Nigeria’s World Cup 2018 Qualification under Renewed Threat


Duro Ikhazuagbe
The respite enjoyed by Nigerian football following the cessation of hostilities by parties involved in the leadership tussle over the Nigeria Football Federation (NFF) appears over as the country’s highest court, the Supreme Court, is set to give the final judgment on the matter before it.

This development has now put Super Eagles’ qualification for the FIFA World Cup to be hosted by Russia next year under threat as the world football governing body, FIFA, is likely going to come down hard on Nigeria with a ban.
Eagles are scheduled to play a double header World Cup 2018 qualifier with Cameroon later this month and first week of September. Anything contrary to FIFA’s position could be disastrous for Nigeria.

Last Monday, the Supreme Court asked both the NFF board led by Amaju Melvin Pinnick and claimant to the same post, Chris Giwa, to await further directives on when judgment would be delivered on the leadership tussle suit instituted by the Jos-based club owner. Monday’s decision of the Supreme Court was earlier listed for December 2017. How the matter was brought earlier baffled chiefs of the Glass House in Abuja who were not even aware that the case was coming up that day.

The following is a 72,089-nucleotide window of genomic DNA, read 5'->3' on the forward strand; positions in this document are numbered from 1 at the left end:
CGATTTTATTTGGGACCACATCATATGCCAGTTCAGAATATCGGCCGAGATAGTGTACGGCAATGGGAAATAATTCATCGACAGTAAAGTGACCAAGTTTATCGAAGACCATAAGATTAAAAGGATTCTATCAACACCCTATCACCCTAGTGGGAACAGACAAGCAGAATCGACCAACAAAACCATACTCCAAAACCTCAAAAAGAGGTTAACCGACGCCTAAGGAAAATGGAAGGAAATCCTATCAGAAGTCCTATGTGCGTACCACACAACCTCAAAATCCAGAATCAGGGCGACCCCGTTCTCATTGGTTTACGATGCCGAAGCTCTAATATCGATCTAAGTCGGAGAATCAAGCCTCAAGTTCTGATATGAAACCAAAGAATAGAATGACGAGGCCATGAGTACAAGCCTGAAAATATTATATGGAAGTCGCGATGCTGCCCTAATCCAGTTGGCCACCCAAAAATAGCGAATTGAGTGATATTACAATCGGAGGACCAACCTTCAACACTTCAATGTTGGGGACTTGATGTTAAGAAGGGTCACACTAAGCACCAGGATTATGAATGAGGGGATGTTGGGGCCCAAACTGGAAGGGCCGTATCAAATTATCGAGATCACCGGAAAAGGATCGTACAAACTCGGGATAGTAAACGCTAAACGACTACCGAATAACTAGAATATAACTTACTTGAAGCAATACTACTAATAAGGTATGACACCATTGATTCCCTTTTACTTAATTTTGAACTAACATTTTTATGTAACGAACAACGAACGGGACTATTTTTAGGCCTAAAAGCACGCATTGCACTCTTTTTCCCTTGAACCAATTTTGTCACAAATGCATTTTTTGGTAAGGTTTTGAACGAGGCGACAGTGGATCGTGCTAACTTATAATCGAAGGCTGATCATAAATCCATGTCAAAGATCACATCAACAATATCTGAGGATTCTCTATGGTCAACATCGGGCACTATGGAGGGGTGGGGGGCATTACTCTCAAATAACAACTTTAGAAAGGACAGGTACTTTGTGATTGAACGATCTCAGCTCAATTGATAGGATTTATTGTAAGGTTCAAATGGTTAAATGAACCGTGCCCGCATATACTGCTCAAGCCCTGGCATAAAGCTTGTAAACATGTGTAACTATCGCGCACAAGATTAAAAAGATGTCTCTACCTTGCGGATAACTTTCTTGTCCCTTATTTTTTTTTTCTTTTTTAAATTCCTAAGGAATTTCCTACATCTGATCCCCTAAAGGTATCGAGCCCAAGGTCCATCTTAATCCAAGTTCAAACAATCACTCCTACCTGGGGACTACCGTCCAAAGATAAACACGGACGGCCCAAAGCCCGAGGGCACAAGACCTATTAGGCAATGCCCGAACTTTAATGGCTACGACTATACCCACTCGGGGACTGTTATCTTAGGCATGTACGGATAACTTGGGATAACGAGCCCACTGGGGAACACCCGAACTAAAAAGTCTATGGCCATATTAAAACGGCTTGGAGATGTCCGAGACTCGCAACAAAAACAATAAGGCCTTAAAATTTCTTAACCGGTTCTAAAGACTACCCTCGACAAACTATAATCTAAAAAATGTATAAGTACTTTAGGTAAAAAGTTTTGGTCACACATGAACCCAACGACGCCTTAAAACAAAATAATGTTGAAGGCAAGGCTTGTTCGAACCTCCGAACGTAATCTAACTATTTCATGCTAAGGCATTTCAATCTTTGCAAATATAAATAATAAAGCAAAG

Still an attorney stood in for Pinnick. “It is strange that the NFF, an interested party, only got to hear of the court session on Friday from a third party. People should think of the country’s interest in all these,” a NFF source told THISDAY at the weekend.

Before the case got to the Supreme Court, Giwa had lost at various levels from High Court to the Appeal Court. Similarly, both FIFA and the Court for Arbitration in Sport (CAS) based in Switzerland had dismissed his petitions. He was subsequently banned by FIFA from all football-related matters for a couple of years for taking football matters to civil courts.

If Nigeria gets banned, Cameroon or Algeria is likely to profit from it. Eagles are currently topping the Russia 2018 group on maximum six points from two matches won against Zambia and Algeria. A win against Cameroon in Uyo and a possible draw in Yaounde will guarantee Nigeria’s qualification for the Mundial in Russia with two games to spare.

In closely related scenario, Sudan’s three clubs have been thrown out of CAF competitions due to the FIFA ban slammed on the country following government intervention.
Khartoum’s two most popular clubs, Al Hilal and Al Merreikh, have been thrown out of the CAF Champions League while Al Hilal Obayed, the surprise package of the CAF Confederation Cup 2017 and already in the last eight stage has also been sacked from the competition.

The indefinite ban on the Sudan FA comes over alleged government interference in its affairs and after the forcible eviction of the FIFA-recognised leadership from the association’s headquarters in Khartoum. FIFA wants the SFA leadership of Mutasim Gaafar restored to office.
Last month, Sudan’s Ministry of Justice had him removed, with police violently evicting members of his executive, and replaced by Abdel Rahman Elkatim.

“The suspension would be lifted once the decree of the Undersecretary of the Ministry of Justice of 2 June is declared null or void and the Board of Directors of the SFA with its President, Dr Mutasim Gaafar, is reinstated,” said a FIFA statement after the ban last week.